Triglycerides are a type of saturated fat found in your blood. Your body uses them for energy when you are in a fasting state. You are in a fasting state when you go without food for long periods (for instance, while you are sleeping) or when you eat a very low carbohydrate diet. Your body will always burn any sugar (carbohydrates) you eat before it burns the fat in your body.
These fats are necessary for good health. But a high blood level is associated with heart disease and atherosclerosis and most importantly, is a sign of insulin resistance. Basically that means if yours are elevated, you are eating too many carbohydrates on a daily basis.
You can get a measure of your levels with a blood test. Here is a reference with which to compare your test results:
- Normal is less than 150.
- Borderline-high is 150 to 199.
- High is 200 to 499.
- Very high is 500 or higher.
More importantly, you should know the ratio of the levels of these fatty acids in your blood as compared to the levels of your HDL cholesterol levels. This ratio is expressed as T/HDL. This ratio should be close to 1:1 ideally. So for instance, my last blood tests were as follows:
- Total Cholesterol: 219
- Total LDL: 140
- Total HDL: 61
- Triglycerides: 89
My T/HDL ratio is 89/61 = 1.46. This is good, but I’m aiming to get it lower. How do I do this?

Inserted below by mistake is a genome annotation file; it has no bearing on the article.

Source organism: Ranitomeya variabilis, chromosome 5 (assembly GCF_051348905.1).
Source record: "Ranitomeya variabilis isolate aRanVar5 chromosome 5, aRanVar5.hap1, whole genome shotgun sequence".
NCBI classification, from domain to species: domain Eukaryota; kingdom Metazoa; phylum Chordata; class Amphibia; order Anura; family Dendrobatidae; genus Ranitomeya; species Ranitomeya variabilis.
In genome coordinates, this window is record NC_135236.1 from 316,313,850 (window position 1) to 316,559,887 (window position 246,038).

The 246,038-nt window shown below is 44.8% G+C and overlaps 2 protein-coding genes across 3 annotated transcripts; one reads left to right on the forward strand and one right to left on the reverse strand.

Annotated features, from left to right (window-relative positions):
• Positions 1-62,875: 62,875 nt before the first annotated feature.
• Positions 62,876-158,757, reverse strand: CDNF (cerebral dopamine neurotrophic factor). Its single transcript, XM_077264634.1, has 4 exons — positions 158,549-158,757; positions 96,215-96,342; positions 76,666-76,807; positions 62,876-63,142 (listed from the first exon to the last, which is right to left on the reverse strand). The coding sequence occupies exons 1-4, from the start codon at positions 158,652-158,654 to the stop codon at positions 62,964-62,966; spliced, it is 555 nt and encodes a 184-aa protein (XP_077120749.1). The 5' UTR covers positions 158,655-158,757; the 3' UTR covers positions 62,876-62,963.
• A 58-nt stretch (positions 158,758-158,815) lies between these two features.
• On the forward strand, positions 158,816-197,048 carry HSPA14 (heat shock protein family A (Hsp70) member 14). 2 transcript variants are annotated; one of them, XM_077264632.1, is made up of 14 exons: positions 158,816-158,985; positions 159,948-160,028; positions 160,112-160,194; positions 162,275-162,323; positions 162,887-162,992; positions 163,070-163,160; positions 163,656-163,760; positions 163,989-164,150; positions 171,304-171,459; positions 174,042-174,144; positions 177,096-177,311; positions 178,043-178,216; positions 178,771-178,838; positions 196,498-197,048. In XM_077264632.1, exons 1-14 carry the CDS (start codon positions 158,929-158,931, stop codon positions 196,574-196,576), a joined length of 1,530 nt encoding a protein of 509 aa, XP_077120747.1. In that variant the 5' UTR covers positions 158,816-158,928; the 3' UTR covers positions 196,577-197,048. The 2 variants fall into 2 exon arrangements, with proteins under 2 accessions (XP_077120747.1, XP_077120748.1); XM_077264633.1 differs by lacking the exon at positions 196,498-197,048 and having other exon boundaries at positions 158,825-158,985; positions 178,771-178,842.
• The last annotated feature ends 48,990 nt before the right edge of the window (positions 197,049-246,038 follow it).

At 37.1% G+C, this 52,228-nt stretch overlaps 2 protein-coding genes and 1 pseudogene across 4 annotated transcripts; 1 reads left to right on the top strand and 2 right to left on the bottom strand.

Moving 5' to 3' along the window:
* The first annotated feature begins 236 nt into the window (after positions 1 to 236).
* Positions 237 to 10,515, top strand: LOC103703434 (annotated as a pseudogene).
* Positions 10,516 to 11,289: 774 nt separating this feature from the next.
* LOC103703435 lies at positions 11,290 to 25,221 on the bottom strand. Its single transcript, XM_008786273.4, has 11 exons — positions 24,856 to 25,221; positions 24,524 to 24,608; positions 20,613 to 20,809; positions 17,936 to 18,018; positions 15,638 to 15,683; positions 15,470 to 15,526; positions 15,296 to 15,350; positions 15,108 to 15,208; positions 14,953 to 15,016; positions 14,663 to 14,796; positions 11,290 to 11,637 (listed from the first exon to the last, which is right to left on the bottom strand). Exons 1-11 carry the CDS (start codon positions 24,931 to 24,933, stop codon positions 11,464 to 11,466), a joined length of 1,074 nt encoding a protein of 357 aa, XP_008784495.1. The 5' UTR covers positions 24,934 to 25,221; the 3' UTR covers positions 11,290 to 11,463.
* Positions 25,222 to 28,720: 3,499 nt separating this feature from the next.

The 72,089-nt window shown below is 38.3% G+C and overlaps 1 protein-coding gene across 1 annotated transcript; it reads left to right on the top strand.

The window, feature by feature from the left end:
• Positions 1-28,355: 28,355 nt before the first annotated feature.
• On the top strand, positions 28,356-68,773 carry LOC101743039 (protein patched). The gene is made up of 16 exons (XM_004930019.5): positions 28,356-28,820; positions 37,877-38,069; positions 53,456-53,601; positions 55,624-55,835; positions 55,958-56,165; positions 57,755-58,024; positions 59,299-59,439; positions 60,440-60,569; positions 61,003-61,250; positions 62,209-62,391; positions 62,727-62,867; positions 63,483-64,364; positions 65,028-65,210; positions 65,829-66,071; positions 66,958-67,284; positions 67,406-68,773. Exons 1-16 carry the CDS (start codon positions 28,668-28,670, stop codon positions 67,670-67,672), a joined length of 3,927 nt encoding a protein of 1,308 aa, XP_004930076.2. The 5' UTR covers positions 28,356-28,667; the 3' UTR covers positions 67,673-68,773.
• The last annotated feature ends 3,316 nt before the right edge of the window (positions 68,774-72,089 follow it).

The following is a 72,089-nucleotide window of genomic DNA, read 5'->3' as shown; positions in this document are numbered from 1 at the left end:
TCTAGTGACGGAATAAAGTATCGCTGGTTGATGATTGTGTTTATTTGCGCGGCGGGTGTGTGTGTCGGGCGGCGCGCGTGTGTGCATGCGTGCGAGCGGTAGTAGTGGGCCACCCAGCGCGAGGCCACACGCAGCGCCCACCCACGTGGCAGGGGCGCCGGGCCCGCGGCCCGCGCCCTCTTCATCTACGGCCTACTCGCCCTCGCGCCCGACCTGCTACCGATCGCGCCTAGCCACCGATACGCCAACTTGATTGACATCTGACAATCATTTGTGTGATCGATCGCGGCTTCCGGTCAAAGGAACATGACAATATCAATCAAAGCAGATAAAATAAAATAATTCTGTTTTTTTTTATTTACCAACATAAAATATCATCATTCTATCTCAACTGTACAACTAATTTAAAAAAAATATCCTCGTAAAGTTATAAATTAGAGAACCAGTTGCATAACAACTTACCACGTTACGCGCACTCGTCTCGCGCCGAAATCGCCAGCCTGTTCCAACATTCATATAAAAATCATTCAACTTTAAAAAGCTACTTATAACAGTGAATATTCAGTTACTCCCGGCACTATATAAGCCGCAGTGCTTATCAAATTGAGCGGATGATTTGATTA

Very simply, high triglyceride levels are caused by a high carbohydrate diet. In particular, high consumption of high fructose corn syrup will elevate the T/HDL ratio. High levels of these fats are also associated with a condition known as fatty liver.
Switching to a low carb, high saturated fat diet, will quickly drop the levels of these fats to normal levels.
Here’s a paper that supports that statement.
In my own experience, the more saturated fat I eat, and the lower my carbohydrate intake, the lower my T/HDL ratio. A high carb diet is also associated with elevated cholesterol, elevated blood glucose, elevated insulin, and is the primary cause of insulin resistance, all factors that affect your health as shown by blood test results.
Here are two stories that demonstrate the power of cutting carbohydrate intake to lower triglycerides:
Chuck’s story: This guy was diagnosed with diabetes and had a level of trigs over 1800. He transformed himself just by changing his diet.
Dr. Eades story: Dr. Eades discusses the first four patients he put on a lower carb diet and the astonishing changes that occurred in their blood work over very short time frames.